In terms of file compatibility, the WD TV Live Plus should have you covered for most of your playback needs as it remains the same compared with what the WD TV Live could play. The list of file types is lengthy; note the impressive number of photo file formats, as usually these devices only offer JPEG.

We played several video file formats on both a 17-inch TV and a 50-inch TV. If you're dealing with a small TV, the picture looks pretty good whether you're connected via the standard composite (yellow) cable or HDMI, though HDMI will always look slightly sharper. When you start to step up to bigger TVs and try to blow the picture up, you're limited by the quality of the file you are playing. Less compressed, high-resolution files will obviously look better.

In terms of compatibility, the WD TV Live Plus was able to play back the vast majority of the video files we threw at it, including some 1080p film trailers. Of course, compatibility can always be upgraded if Western Digital releases new firmware that can be loaded automatically via the unit's Internet connection.

Overall, compatibility was still noticeably more reliable than with the Netgear Digital Entertainer Live.

The included remote control is small, but we really liked how it's laid out. It fits nicely in your hand and gives you total control over the system's every feature.


It may be small, but the included remote is very functional.

As we mentioned earlier, the WD TV Live and Plus both separate themselves from the WD TV HD Media Player by offering networked and Internet capabilities. You can stream compatible file types to the unit by setting up a shared network on a computer or utilizing a virtual media server. New in the Live Plus model is also compatibility with Windows 7 machines that will allow you to play files off a PC without setting up a virtual media server. You also can use a NAS (network-attached storage device), which works great with products like these. Though the Netgear Digital Entertainer Live had the PlayOn service built-in, you can still use that service off a networked PC streaming to the Live Plus.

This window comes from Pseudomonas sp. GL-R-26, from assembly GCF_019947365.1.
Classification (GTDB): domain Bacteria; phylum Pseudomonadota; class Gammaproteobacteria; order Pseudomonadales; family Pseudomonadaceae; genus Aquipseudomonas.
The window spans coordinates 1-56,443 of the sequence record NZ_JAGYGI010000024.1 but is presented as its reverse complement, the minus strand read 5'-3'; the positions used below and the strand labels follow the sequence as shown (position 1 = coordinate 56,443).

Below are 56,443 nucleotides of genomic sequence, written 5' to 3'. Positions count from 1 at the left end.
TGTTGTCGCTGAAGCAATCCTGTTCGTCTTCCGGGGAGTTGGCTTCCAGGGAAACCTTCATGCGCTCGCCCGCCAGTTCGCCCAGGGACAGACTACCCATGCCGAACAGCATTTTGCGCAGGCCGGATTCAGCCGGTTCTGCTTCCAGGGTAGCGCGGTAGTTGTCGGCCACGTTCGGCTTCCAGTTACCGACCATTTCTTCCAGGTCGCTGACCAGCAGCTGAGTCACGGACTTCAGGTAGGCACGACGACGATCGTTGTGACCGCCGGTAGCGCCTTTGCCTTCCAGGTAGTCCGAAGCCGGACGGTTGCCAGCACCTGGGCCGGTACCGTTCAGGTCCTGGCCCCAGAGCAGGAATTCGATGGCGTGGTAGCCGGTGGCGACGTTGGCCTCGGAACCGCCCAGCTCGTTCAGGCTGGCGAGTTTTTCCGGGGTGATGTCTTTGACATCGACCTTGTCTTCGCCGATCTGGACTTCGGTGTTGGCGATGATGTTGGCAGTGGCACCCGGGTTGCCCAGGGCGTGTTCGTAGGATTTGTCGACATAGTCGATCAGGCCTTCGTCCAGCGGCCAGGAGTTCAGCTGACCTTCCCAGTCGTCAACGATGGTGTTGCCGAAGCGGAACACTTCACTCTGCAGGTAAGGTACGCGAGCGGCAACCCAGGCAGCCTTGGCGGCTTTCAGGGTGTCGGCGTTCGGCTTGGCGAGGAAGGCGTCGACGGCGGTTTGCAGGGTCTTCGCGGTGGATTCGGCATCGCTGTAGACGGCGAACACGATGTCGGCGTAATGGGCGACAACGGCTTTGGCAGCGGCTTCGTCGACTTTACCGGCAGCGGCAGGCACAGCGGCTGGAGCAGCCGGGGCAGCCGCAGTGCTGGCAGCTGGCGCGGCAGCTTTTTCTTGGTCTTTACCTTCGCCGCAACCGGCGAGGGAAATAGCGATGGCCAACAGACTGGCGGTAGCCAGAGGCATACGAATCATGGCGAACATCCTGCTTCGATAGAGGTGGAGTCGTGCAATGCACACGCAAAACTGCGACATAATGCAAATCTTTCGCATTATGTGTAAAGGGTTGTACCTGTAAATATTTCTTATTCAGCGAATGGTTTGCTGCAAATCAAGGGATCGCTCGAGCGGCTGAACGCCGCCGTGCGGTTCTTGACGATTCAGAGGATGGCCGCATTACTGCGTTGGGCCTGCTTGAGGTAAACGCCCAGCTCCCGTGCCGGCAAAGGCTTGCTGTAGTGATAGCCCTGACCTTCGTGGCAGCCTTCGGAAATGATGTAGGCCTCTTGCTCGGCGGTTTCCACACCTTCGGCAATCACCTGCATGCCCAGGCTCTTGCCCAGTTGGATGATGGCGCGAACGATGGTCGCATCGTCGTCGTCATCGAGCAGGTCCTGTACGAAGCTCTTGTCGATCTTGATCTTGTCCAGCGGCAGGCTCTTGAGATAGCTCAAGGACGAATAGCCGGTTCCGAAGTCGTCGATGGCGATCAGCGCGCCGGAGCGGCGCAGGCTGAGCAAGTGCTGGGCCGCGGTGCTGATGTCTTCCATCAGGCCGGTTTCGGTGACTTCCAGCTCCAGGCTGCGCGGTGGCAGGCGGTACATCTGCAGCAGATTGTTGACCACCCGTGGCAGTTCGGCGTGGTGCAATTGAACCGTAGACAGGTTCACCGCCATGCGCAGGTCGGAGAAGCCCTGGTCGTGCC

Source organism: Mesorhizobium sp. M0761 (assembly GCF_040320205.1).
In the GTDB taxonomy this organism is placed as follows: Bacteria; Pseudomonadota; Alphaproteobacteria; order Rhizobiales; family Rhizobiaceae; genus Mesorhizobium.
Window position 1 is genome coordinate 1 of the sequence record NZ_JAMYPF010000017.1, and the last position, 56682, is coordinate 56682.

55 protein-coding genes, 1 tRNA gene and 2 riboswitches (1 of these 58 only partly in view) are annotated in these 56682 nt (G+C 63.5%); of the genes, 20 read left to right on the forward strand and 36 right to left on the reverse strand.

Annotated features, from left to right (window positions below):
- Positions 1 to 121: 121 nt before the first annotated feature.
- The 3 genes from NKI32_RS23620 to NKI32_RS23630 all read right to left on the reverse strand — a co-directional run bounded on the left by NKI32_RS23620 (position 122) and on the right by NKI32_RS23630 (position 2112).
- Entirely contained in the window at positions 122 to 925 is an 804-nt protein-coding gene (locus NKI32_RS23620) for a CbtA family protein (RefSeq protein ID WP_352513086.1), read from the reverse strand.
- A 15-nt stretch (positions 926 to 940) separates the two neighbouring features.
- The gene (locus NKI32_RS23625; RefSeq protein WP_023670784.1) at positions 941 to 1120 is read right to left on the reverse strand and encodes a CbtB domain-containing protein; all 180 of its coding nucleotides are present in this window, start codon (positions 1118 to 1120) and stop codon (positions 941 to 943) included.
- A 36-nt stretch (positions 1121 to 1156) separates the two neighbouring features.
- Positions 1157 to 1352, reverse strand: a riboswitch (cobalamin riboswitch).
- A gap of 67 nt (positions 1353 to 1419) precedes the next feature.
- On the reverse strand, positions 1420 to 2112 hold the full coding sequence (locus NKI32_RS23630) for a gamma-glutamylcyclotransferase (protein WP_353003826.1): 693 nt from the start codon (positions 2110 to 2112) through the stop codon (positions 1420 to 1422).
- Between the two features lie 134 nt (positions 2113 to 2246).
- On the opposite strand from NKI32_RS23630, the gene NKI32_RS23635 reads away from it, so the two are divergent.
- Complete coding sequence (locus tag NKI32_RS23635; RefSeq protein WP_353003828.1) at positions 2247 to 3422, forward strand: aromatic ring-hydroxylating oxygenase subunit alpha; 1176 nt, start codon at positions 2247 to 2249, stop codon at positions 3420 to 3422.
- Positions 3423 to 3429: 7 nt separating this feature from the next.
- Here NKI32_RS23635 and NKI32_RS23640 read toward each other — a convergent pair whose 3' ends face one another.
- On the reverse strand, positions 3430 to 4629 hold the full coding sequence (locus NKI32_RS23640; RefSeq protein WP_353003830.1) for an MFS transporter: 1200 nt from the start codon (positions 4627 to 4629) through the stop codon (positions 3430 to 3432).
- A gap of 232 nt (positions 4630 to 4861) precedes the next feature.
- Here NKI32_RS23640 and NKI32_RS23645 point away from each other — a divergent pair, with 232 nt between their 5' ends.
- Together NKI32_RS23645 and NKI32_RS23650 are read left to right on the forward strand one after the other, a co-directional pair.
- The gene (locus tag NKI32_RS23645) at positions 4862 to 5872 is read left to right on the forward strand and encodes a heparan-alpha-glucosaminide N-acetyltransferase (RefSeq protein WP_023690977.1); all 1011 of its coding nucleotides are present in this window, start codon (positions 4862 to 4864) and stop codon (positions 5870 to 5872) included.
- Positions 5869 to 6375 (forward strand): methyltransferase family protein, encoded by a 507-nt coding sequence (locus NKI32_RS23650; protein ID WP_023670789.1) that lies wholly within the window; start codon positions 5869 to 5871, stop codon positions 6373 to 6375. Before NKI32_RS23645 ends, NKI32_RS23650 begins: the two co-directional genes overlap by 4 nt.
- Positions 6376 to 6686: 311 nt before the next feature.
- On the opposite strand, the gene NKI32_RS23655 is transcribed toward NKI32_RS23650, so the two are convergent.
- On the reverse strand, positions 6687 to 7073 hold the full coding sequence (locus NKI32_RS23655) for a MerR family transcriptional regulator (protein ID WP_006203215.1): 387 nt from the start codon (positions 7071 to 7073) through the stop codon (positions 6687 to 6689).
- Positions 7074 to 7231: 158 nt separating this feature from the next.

You'll have better success with source material that's hardwired to your router, but we were mostly happy with the streaming quality of the content we transmitted.

We were pleased with the quality of the YouTube channel, and Pandora Internet Radio worked just as we imagined. The preinstalled Live365 application also works well, though your experience may vary with the type of stream you choose to hook into. There is also a Flickr service that lets you browse images off the photo-sharing site, but we did notice a considerable lag when doing so.

The WD TV Live Plus adds upon some of the built-in services we really liked in the previous model. Netflix on-demand performed very well and reminded us of the Netflix interface seen on the PlayStation 3. The streaming-video quality was excellent and remained consistent throughout. We also gave the MediaFly app a whirl, and we were really impressed with its ease-of-use. It gives access to various media outlets and allows the user to pick and choose which channels to install. We were able to pull in CNET podcasts and videos in a snap; they streamed quickly with impressively solid quality.

Overall, we were impressed with the performance of the WD TV Live Plus. It's ease of use, huge list of compatible file types, and network and Internet functionality really extend its value.

If you don't already own an Xbox 360 or PlayStation 3 and are serious about networked streaming, the WD TV Live Plus is probably one of your best choices. We'd have to recommend it over the Netgear Digital Entertainer Live because of its superior compatibility list, quicker interface, and optical audio offering. It's priced comparably at around $150.

OVR
7.3

Western Digital TV Media Player

Score Breakdown

Design 7Features 7Performance 8